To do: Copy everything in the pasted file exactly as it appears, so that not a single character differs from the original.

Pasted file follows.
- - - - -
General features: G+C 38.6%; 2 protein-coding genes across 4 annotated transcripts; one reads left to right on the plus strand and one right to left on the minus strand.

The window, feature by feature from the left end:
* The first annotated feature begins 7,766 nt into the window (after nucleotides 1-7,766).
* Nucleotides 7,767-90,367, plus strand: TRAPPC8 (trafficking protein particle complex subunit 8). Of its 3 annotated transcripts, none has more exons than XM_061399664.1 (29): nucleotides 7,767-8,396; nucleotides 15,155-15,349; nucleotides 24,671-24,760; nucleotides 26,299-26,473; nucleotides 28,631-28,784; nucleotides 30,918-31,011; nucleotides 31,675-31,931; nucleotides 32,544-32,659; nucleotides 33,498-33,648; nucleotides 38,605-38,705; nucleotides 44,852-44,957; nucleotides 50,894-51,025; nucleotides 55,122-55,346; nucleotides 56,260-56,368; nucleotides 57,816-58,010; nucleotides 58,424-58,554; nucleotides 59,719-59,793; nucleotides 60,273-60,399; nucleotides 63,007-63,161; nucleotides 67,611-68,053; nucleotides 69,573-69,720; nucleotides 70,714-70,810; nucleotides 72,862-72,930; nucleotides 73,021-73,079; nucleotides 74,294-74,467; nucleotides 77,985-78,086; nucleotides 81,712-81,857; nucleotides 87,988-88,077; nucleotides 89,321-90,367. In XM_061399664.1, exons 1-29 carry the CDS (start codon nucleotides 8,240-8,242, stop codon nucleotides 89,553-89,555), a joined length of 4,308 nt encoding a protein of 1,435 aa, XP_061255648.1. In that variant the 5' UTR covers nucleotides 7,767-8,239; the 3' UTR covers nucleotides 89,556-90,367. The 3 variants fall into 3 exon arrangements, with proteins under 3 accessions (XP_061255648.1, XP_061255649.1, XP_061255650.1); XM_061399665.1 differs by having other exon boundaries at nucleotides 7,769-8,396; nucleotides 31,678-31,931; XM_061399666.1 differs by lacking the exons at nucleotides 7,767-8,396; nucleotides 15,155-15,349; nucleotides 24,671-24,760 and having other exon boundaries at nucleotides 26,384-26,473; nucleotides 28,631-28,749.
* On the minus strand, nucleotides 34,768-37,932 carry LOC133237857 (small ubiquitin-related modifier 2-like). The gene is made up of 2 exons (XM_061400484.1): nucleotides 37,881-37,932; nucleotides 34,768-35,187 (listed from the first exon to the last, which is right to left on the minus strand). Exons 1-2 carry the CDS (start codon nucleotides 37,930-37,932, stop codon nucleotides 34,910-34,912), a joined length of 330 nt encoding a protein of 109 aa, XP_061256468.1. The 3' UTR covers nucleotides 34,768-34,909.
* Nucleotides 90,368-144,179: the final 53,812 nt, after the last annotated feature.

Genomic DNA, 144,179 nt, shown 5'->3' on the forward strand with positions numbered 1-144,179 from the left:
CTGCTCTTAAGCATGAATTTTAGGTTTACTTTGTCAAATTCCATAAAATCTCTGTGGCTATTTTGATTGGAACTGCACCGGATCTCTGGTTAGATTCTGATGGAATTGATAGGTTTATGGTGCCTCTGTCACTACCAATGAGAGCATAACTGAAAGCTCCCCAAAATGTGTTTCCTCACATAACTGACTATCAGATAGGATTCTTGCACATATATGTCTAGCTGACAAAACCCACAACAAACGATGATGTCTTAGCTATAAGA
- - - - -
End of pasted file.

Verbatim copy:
General features: G+C 38.6%; 2 protein-coding genes across 4 annotated transcripts; one reads left to right on the plus strand and one right to left on the minus strand.

The window, feature by feature from the left end:
* The first annotated feature begins 7,766 nt into the window (after nucleotides 1-7,766).
* Nucleotides 7,767-90,367, plus strand: TRAPPC8 (trafficking protein particle complex subunit 8). Of its 3 annotated transcripts, none has more exons than XM_061399664.1 (29): nucleotides 7,767-8,396; nucleotides 15,155-15,349; nucleotides 24,671-24,760; nucleotides 26,299-26,473; nucleotides 28,631-28,784; nucleotides 30,918-31,011; nucleotides 31,675-31,931; nucleotides 32,544-32,659; nucleotides 33,498-33,648; nucleotides 38,605-38,705; nucleotides 44,852-44,957; nucleotides 50,894-51,025; nucleotides 55,122-55,346; nucleotides 56,260-56,368; nucleotides 57,816-58,010; nucleotides 58,424-58,554; nucleotides 59,719-59,793; nucleotides 60,273-60,399; nucleotides 63,007-63,161; nucleotides 67,611-68,053; nucleotides 69,573-69,720; nucleotides 70,714-70,810; nucleotides 72,862-72,930; nucleotides 73,021-73,079; nucleotides 74,294-74,467; nucleotides 77,985-78,086; nucleotides 81,712-81,857; nucleotides 87,988-88,077; nucleotides 89,321-90,367. In XM_061399664.1, exons 1-29 carry the CDS (start codon nucleotides 8,240-8,242, stop codon nucleotides 89,553-89,555), a joined length of 4,308 nt encoding a protein of 1,435 aa, XP_061255648.1. In that variant the 5' UTR covers nucleotides 7,767-8,239; the 3' UTR covers nucleotides 89,556-90,367. The 3 variants fall into 3 exon arrangements, with proteins under 3 accessions (XP_061255648.1, XP_061255649.1, XP_061255650.1); XM_061399665.1 differs by having other exon boundaries at nucleotides 7,769-8,396; nucleotides 31,678-31,931; XM_061399666.1 differs by lacking the exons at nucleotides 7,767-8,396; nucleotides 15,155-15,349; nucleotides 24,671-24,760 and having other exon boundaries at nucleotides 26,384-26,473; nucleotides 28,631-28,749.
* On the minus strand, nucleotides 34,768-37,932 carry LOC133237857 (small ubiquitin-related modifier 2-like). The gene is made up of 2 exons (XM_061400484.1): nucleotides 37,881-37,932; nucleotides 34,768-35,187 (listed from the first exon to the last, which is right to left on the minus strand). Exons 1-2 carry the CDS (start codon nucleotides 37,930-37,932, stop codon nucleotides 34,910-34,912), a joined length of 330 nt encoding a protein of 109 aa, XP_061256468.1. The 3' UTR covers nucleotides 34,768-34,909.
* Nucleotides 90,368-144,179: the final 53,812 nt, after the last annotated feature.

Genomic DNA, 144,179 nt, shown 5'->3' on the forward strand with positions numbered 1-144,179 from the left:
CTGCTCTTAAGCATGAATTTTAGGTTTACTTTGTCAAATTCCATAAAATCTCTGTGGCTATTTTGATTGGAACTGCACCGGATCTCTGGTTAGATTCTGATGGAATTGATAGGTTTATGGTGCCTCTGTCACTACCAATGAGAGCATAACTGAAAGCTCCCCAAAATGTGTTTCCTCACATAACTGACTATCAGATAGGATTCTTGCACATATATGTCTAGCTGACAAAACCCACAACAAACGATGATGTCTTAGCTATAAGA